THE PHOTOGRAPHY OF LEROY GRANNIS | LEGENDARY LIVER & CHRONICLER OF CALIFORNIA SURF CULTURE

From the desk of Contributing Editor, Eli M. Getson–

LeRoy Grannis, considered by many to be the premier photographer of California’s thriving surf culture in the 60’s and 70’s, started out not as a professional or trained artist– but as a hobbyist.  He didn’t even begin his epic career until the ripe age of 42 yrs old.  That was back in 1959– prime time to document America entering the golden age of surf mania, and capture it with a keen eye and insight that only a true surfer could possess.  They say sometimes you fall into a golden situation and make the most of it– I would say Grannis did that, and then some.

LeRoy “Granny” Grannis was born in Hermosa Beach in 1917, and raised a few blocks from the ocean.  He began surfing at the age of fourteen, and was one of the first generation of mainlanders to pick up the ancient Hawaiian sport.  He started out on body boards, then graduated to riding the massive eleven-foot redwood boards that weighed up to one hundred pounds.  It was with his friends, Lewis “Hoppy” Swarts and John “Doc” Ball, that he became one of surfing’s first true devotees.  Even the Great Depression did not slow the cash-strapped surfing trio down– they built their own boards, sewed their own trunks, and pooled their limited funds for trips to catch the bigger waves at Malibu or San Onofre.  It was Ball, himself a self-trained photographer, who would later introduce Grannis to the art.

With the onset of WWII, many of the young men in California enlisted (including Grannis), and surfing went quiet for awhile.  After the war, Grannis returned to Hermosa Beach, took a job with Pacific Bell, and settled down.  He surfed on-and-off, but otherwise became absorbed in the demands of a full time job, wife, and four children.  In 1959 he was diagnosed with a stress related ulcer and his doctor recommended he take up something relaxing– that’s where fate stepped in.  Surf photography was a natural– he lived a few blocks from the beach, knew the sport, and his son had begun to surf.  At the time there were more than a few young surfers in Hermosa who wanted to see themselves in action– so with an East German 35mm camera he began chronicling the flourishing surf scene in Southern California.  What he recorded is the surf scene exploding in a riot of Technicolor.  California in the 1960s was the place where the “new” was always happening– it held a mythical place in our imaginations as the land of endless sun, surf, and possibilities.  LeRoy Grannis will go down as one of the men who helped create this mythos, and left us with some of the greatest photos I have personally  ever seen.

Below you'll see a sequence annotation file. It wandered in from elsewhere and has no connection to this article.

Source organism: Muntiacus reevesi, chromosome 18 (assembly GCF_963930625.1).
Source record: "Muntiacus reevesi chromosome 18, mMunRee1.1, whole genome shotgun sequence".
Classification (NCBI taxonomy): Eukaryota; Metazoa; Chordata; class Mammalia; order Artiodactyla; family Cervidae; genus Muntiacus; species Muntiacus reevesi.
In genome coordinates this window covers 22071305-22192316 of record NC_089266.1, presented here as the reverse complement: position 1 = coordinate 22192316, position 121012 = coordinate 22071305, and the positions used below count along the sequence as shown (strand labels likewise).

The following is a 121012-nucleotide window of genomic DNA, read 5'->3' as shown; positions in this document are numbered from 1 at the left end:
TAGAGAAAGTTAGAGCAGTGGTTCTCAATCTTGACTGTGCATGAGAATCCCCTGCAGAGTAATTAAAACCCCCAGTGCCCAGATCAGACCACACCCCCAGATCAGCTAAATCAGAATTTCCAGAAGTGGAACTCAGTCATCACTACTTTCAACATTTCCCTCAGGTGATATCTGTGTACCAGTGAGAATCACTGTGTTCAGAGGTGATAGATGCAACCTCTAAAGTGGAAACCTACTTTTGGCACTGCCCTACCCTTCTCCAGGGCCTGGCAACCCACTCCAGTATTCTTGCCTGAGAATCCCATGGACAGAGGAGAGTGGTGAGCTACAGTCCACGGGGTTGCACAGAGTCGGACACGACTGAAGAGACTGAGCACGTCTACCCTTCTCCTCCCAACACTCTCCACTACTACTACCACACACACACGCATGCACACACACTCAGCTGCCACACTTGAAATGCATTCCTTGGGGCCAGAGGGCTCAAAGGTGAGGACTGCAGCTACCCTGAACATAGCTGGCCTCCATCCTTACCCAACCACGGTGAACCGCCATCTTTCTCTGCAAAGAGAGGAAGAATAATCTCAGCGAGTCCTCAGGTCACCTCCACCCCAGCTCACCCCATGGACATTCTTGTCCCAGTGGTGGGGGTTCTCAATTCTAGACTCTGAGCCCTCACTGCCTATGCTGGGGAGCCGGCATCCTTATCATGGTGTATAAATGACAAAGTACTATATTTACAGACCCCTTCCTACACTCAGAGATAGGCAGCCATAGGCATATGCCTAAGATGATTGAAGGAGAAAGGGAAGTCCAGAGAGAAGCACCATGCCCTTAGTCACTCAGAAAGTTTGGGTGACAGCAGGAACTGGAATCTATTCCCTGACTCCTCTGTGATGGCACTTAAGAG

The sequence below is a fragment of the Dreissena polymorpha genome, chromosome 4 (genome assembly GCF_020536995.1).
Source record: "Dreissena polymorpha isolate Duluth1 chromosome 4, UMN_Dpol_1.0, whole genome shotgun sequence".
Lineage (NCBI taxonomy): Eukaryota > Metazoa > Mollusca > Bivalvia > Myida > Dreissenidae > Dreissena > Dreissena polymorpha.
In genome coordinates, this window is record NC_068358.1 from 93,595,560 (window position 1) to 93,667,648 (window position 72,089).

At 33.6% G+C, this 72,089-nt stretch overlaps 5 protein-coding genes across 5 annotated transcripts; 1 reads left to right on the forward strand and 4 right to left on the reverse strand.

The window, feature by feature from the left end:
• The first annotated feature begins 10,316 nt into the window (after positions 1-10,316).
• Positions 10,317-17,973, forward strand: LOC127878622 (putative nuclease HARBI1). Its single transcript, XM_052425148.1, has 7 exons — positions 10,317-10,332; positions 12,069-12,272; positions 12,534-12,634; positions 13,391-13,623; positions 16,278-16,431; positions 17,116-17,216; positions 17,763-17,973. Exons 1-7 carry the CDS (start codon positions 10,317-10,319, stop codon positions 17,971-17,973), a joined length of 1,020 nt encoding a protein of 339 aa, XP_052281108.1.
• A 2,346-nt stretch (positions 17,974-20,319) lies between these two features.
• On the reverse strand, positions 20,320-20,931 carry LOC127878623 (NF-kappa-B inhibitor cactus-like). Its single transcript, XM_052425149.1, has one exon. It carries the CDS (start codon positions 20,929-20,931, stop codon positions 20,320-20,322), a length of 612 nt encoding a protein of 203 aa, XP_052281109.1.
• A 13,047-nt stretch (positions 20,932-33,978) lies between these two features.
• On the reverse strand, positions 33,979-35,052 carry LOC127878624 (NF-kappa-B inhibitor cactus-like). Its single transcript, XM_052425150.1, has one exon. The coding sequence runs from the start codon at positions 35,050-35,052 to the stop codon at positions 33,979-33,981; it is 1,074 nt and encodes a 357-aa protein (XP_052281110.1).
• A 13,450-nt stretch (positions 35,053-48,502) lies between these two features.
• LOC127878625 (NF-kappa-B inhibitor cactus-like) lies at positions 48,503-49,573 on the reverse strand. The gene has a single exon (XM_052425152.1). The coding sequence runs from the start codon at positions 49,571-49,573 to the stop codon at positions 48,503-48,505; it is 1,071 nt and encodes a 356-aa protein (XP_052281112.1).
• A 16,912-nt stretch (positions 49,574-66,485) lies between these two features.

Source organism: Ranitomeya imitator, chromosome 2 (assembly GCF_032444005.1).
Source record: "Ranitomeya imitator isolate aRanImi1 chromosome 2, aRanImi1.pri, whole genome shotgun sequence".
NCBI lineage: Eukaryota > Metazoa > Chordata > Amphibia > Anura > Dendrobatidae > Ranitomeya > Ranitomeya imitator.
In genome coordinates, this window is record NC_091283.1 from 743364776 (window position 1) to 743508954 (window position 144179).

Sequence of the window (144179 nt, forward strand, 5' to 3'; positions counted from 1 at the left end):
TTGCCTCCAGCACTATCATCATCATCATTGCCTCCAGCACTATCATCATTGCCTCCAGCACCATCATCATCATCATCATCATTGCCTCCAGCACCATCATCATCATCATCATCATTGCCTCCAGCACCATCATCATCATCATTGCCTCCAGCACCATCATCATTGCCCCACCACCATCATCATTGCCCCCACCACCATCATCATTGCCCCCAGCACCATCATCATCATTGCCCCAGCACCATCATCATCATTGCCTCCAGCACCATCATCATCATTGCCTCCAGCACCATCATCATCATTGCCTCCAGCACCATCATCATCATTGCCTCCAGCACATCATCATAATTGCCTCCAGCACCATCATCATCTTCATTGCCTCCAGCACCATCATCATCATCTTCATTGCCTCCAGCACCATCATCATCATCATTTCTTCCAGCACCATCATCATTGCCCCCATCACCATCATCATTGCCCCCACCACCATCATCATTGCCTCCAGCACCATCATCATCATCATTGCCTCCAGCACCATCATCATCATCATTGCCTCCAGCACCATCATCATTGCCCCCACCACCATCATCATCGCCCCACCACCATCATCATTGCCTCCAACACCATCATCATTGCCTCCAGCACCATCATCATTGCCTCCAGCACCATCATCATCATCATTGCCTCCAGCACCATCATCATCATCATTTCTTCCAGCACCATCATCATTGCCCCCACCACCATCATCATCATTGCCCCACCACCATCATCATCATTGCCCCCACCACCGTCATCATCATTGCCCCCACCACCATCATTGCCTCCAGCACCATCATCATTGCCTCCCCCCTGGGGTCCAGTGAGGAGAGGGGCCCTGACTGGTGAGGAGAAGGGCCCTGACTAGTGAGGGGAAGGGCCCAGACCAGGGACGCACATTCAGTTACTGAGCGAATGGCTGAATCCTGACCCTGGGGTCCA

Eli M. Getson

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–Photograph by © LeRoy Grannis.  All rights reserved.

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–Photograph by © LeRoy Grannis.  All rights reserved.

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1960s, Hawaii Surfer. –Photograph by © LeRoy Grannis.  All rights reserved.

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1965, Greg Noll Factory, Hermosa Beach. A pair of Australian surfers drove this classic Westfalia Kombi throughout Europe before shipping it over to pay homage to the surf mecca.  –Photograph by © LeRoy Grannis.  All rights reserved.  via

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1970, Midget Farrelly, Pupukea.  –Photograph by © LeRoy Grannis.  All rights reserved.  via

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1969, Sunset Beach, Duke Classic finalists. –Photograph by © LeRoy Grannis. All rights reserved. via

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–Photograph by © LeRoy Grannis.  All rights reserved.

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1967, Aikau Family, Sunset Beach. Myra, Mama, and Sol Aikau watching Eddie compete in the third Duke Classic. Eddie won the contest in 1977, and died three months later.  –Photograph by © LeRoy Grannis.  All rights reserved. via

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1965, Huntington Beach Pier.  –Photograph by ©LeRoy Grannis.  All rights reserved. via

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–Photograph by ©LeRoy Grannis.  All rights reserved.

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1968, Margo Godfrey-Oberg, Makaha. via

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–Photograph by ©LeRoy Grannis.  All rights reserved.

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1967, Malibu.  When Grannis returned with a friend to Malibu shortly after World War II, they found a crowd of twelve people surfing. “That’s it,” he said. “This place is ruined.” –Photograph by ©LeRoy Grannis.  All rights reserved. via